The design process that I have used relies extensively on the front end of the process in defining: the issue or problem at hand, the desired outcome or product to be achieved, and the potential options for reaching the desired outcome. Working in health care, we found it important to obtain input from many stakeholders involved, for example: end users (clients/patients and their family members/significant others); those individuals providing service to clients (managers, direct service providers, and physicians); community organizations linking with our clients and health services; unions involved in representing staff; and, in some cases, the public at large. Also important at the front end of the process was the necessity to review the literature pertinent to the issue at hand and to connect with other jurisdictions on what had been tried, and what had worked or not worked in addressing a similar issue. We started with arriving at a common, ideal vision for the end product and then brainstormed how we could achieve it. We then worked back to a more realistic outcome and plan of action. We found it did not work to leave end users or stakeholders out of the front end of the process. We also found it worked better to hold focus groups to obtain input from end users in an effort to obtain broader representation.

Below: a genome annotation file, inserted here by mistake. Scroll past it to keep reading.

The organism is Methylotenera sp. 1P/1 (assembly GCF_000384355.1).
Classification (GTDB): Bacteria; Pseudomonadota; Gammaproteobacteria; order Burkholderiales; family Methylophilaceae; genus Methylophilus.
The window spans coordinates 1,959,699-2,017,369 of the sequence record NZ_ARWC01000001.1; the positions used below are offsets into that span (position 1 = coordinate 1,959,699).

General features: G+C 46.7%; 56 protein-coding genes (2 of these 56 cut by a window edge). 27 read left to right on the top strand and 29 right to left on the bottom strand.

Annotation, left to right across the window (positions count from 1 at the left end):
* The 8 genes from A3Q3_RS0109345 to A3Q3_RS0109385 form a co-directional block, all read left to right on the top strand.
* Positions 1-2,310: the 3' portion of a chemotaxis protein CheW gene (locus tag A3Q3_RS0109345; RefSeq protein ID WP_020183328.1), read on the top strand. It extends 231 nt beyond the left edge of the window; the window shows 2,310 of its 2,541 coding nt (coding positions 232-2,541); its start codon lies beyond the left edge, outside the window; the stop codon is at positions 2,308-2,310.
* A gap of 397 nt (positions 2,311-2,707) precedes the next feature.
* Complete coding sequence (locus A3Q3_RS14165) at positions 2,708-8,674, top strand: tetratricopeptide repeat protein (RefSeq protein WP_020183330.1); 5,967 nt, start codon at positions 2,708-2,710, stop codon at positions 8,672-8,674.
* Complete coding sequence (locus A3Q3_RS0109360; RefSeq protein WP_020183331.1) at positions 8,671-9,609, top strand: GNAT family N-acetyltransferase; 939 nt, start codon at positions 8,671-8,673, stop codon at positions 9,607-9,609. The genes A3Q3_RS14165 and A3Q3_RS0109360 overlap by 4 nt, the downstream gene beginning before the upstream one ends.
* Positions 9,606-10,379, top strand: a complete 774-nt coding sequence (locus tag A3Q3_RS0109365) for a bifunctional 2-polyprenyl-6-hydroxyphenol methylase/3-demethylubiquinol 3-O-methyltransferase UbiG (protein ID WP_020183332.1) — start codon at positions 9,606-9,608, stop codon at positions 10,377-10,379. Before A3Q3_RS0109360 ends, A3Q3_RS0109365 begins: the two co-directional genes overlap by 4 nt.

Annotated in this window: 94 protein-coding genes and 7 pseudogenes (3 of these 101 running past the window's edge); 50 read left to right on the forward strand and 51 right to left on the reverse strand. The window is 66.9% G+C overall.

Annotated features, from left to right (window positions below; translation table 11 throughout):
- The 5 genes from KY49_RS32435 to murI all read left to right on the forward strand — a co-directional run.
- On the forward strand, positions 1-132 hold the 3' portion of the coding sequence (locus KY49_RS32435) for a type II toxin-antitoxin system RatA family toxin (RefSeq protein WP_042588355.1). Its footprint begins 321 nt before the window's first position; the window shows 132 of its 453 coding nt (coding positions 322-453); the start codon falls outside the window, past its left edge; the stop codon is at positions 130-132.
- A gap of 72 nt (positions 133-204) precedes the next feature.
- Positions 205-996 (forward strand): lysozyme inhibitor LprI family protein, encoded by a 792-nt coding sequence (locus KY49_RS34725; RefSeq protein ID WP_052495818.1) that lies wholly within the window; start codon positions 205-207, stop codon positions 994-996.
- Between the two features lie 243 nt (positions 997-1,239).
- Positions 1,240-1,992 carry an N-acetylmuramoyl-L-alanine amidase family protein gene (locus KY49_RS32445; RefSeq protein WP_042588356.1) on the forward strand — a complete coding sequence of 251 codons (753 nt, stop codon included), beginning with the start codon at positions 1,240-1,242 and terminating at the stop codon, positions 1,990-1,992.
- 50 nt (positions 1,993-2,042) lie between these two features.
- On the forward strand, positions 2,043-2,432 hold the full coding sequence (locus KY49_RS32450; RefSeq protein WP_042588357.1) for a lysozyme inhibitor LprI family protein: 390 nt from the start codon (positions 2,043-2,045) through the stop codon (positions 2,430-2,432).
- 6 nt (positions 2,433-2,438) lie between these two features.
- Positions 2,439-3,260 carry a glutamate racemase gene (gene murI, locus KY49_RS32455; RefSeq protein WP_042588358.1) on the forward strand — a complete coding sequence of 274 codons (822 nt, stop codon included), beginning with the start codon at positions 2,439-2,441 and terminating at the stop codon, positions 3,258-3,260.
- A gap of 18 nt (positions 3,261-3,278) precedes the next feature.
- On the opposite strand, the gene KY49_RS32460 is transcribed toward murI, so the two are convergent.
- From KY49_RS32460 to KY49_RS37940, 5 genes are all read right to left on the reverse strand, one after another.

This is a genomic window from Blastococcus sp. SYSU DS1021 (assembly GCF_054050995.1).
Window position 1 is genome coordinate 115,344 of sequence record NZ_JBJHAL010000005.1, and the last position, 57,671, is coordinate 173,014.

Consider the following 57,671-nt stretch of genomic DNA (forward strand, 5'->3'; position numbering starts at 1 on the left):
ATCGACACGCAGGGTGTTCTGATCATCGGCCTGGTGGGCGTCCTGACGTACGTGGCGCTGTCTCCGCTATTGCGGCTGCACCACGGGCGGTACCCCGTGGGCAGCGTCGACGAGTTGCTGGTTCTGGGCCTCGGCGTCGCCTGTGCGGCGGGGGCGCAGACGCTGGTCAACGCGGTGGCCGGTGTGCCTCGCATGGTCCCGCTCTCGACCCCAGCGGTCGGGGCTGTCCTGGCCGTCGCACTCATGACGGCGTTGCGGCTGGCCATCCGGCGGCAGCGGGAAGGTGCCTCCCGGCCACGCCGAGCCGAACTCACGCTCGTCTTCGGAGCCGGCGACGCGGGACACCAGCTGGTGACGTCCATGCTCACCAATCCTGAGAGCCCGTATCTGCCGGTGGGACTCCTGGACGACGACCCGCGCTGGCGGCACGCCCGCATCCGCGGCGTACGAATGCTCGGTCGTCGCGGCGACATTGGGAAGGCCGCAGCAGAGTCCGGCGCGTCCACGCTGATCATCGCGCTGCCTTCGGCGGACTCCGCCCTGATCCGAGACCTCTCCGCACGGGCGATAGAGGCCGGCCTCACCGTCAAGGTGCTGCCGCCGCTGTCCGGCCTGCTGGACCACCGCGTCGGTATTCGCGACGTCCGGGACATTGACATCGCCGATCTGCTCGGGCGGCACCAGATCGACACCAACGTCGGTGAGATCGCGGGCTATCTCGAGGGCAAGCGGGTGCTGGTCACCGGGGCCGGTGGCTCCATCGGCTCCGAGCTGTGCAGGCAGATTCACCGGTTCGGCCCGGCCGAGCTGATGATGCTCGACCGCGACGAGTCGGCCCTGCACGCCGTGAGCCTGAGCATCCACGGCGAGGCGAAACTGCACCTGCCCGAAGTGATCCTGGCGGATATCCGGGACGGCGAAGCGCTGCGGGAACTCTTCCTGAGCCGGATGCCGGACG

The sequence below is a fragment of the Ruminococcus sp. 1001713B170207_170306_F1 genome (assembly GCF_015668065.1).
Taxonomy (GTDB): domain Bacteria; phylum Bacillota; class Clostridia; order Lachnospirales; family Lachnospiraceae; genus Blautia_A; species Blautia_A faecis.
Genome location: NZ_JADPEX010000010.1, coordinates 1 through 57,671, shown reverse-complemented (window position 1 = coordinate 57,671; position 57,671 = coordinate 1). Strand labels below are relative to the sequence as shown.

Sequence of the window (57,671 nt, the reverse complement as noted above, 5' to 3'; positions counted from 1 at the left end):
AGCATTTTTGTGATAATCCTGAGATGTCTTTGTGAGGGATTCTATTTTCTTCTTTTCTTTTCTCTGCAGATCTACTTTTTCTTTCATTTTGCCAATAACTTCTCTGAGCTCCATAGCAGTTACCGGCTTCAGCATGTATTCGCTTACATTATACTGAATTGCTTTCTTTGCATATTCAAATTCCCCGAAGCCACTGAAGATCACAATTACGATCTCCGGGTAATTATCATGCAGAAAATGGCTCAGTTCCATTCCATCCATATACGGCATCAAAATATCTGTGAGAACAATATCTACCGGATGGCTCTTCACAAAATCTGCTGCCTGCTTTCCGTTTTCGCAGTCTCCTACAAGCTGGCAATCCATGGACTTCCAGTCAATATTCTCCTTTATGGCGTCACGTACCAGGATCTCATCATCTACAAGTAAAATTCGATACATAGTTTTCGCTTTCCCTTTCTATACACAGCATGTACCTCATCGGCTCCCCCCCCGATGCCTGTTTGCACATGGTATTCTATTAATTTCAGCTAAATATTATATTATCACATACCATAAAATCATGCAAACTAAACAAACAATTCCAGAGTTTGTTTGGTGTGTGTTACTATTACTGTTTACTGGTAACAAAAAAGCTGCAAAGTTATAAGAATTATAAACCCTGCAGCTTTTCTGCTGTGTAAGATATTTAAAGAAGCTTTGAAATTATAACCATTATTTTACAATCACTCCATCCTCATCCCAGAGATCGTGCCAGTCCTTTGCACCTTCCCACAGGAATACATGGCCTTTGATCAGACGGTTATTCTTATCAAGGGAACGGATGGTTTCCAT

In the middle phase, the more detailed, technical design process would begin, which entailed utilizing the expertise of architects and engineers in the facility design process or communications experts in the development of communication plans. A draft product would be arrived at and would then be shared and/or tested with the various stakeholders and end users involved to obtain their feedback and suggestions for improvement.
Once the desired product was finalized, it would then be disseminated, and at the appropriate time, evaluated. The feedback obtained during the evaluation process would then be fed back to the designers, stakeholders and end users for further input, and if necessary, redesign.